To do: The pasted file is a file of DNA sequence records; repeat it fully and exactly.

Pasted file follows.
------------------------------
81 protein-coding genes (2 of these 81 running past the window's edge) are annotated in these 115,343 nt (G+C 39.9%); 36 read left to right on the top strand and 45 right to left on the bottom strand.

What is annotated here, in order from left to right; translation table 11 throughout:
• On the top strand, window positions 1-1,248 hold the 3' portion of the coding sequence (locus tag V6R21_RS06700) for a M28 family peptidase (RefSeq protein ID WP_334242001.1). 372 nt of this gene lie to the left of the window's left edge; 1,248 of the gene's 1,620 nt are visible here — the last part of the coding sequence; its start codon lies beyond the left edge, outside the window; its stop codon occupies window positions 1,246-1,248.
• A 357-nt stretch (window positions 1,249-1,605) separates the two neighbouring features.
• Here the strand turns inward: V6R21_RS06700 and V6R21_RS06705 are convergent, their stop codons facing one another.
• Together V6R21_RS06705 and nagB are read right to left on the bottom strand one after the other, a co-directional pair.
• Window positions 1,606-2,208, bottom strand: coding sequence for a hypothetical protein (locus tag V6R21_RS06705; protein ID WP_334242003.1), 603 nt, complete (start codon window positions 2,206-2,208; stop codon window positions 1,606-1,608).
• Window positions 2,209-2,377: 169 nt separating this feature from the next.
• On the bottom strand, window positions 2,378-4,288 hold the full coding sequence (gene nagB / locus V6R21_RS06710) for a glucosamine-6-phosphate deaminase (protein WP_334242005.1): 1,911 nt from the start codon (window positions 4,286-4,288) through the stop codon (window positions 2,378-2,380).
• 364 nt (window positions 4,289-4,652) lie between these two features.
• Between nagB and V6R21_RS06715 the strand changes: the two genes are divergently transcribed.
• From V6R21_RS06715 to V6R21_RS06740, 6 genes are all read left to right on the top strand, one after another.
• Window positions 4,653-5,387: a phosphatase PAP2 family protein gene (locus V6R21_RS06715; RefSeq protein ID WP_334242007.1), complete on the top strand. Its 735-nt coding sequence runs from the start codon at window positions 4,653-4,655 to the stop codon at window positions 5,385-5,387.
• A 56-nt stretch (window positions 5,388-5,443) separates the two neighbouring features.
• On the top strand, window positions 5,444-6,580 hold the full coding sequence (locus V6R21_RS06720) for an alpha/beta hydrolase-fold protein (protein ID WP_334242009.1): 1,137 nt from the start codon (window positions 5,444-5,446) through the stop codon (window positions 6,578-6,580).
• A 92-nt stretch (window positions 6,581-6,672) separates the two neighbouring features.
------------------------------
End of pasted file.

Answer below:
81 protein-coding genes (2 of these 81 running past the window's edge) are annotated in these 115,343 nt (G+C 39.9%); 36 read left to right on the top strand and 45 right to left on the bottom strand.

What is annotated here, in order from left to right; translation table 11 throughout:
• On the top strand, window positions 1-1,248 hold the 3' portion of the coding sequence (locus tag V6R21_RS06700) for a M28 family peptidase (RefSeq protein ID WP_334242001.1). 372 nt of this gene lie to the left of the window's left edge; 1,248 of the gene's 1,620 nt are visible here — the last part of the coding sequence; its start codon lies beyond the left edge, outside the window; its stop codon occupies window positions 1,246-1,248.
• A 357-nt stretch (window positions 1,249-1,605) separates the two neighbouring features.
• Here the strand turns inward: V6R21_RS06700 and V6R21_RS06705 are convergent, their stop codons facing one another.
• Together V6R21_RS06705 and nagB are read right to left on the bottom strand one after the other, a co-directional pair.
• Window positions 1,606-2,208, bottom strand: coding sequence for a hypothetical protein (locus tag V6R21_RS06705; protein ID WP_334242003.1), 603 nt, complete (start codon window positions 2,206-2,208; stop codon window positions 1,606-1,608).
• Window positions 2,209-2,377: 169 nt separating this feature from the next.
• On the bottom strand, window positions 2,378-4,288 hold the full coding sequence (gene nagB / locus V6R21_RS06710) for a glucosamine-6-phosphate deaminase (protein WP_334242005.1): 1,911 nt from the start codon (window positions 4,286-4,288) through the stop codon (window positions 2,378-2,380).
• 364 nt (window positions 4,289-4,652) lie between these two features.
• Between nagB and V6R21_RS06715 the strand changes: the two genes are divergently transcribed.
• From V6R21_RS06715 to V6R21_RS06740, 6 genes are all read left to right on the top strand, one after another.
• Window positions 4,653-5,387: a phosphatase PAP2 family protein gene (locus V6R21_RS06715; RefSeq protein ID WP_334242007.1), complete on the top strand. Its 735-nt coding sequence runs from the start codon at window positions 4,653-4,655 to the stop codon at window positions 5,385-5,387.
• A 56-nt stretch (window positions 5,388-5,443) separates the two neighbouring features.
• On the top strand, window positions 5,444-6,580 hold the full coding sequence (locus V6R21_RS06720) for an alpha/beta hydrolase-fold protein (protein ID WP_334242009.1): 1,137 nt from the start codon (window positions 5,444-5,446) through the stop codon (window positions 6,578-6,580).
• A 92-nt stretch (window positions 6,581-6,672) separates the two neighbouring features.